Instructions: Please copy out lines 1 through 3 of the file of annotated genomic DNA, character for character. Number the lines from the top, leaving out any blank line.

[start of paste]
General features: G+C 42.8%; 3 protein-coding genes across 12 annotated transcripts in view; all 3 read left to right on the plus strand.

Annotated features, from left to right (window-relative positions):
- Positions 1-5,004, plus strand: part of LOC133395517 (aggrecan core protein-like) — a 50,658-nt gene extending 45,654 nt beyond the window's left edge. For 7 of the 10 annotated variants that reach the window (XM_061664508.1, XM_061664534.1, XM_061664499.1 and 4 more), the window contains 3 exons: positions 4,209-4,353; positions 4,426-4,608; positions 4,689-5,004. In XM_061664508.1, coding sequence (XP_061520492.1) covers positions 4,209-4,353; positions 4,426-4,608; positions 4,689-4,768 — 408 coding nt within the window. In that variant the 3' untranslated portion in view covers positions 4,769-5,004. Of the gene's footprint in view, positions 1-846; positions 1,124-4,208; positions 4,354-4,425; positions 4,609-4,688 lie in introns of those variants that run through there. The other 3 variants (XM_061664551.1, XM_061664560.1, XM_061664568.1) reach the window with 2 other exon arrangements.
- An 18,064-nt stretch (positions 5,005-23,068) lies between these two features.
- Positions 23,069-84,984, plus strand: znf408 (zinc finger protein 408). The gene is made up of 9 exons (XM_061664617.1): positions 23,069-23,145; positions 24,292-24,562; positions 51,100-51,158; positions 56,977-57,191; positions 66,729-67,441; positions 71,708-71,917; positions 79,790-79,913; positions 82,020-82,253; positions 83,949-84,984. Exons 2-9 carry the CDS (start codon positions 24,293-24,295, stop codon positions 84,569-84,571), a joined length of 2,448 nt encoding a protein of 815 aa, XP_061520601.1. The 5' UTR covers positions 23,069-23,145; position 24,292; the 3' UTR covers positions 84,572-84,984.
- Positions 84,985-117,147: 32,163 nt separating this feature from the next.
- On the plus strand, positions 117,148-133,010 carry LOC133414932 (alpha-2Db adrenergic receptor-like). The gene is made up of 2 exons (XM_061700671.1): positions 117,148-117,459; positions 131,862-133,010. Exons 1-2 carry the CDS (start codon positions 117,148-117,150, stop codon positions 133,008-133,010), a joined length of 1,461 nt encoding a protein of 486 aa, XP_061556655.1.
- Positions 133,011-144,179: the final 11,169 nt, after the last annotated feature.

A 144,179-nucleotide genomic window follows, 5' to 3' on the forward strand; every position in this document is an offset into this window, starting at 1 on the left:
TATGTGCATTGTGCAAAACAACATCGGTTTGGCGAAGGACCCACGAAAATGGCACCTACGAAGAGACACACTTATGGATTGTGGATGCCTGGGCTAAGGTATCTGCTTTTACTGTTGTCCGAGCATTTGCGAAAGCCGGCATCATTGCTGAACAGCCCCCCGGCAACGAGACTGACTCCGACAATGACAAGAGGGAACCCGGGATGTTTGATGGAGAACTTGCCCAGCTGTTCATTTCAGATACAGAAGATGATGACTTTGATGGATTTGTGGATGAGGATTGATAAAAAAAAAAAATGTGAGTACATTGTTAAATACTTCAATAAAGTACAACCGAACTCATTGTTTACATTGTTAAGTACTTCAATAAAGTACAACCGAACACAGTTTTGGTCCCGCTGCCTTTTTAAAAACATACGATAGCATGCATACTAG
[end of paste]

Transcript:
General features: G+C 42.8%; 3 protein-coding genes across 12 annotated transcripts in view; all 3 read left to right on the plus strand.

Annotated features, from left to right (window-relative positions):
- Positions 1-5,004, plus strand: part of LOC133395517 (aggrecan core protein-like) — a 50,658-nt gene extending 45,654 nt beyond the window's left edge. For 7 of the 10 annotated variants that reach the window (XM_061664508.1, XM_061664534.1, XM_061664499.1 and 4 more), the window contains 3 exons: positions 4,209-4,353; positions 4,426-4,608; positions 4,689-5,004. In XM_061664508.1, coding sequence (XP_061520492.1) covers positions 4,209-4,353; positions 4,426-4,608; positions 4,689-4,768 — 408 coding nt within the window. In that variant the 3' untranslated portion in view covers positions 4,769-5,004. Of the gene's footprint in view, positions 1-846; positions 1,124-4,208; positions 4,354-4,425; positions 4,609-4,688 lie in introns of those variants that run through there. The other 3 variants (XM_061664551.1, XM_061664560.1, XM_061664568.1) reach the window with 2 other exon arrangements.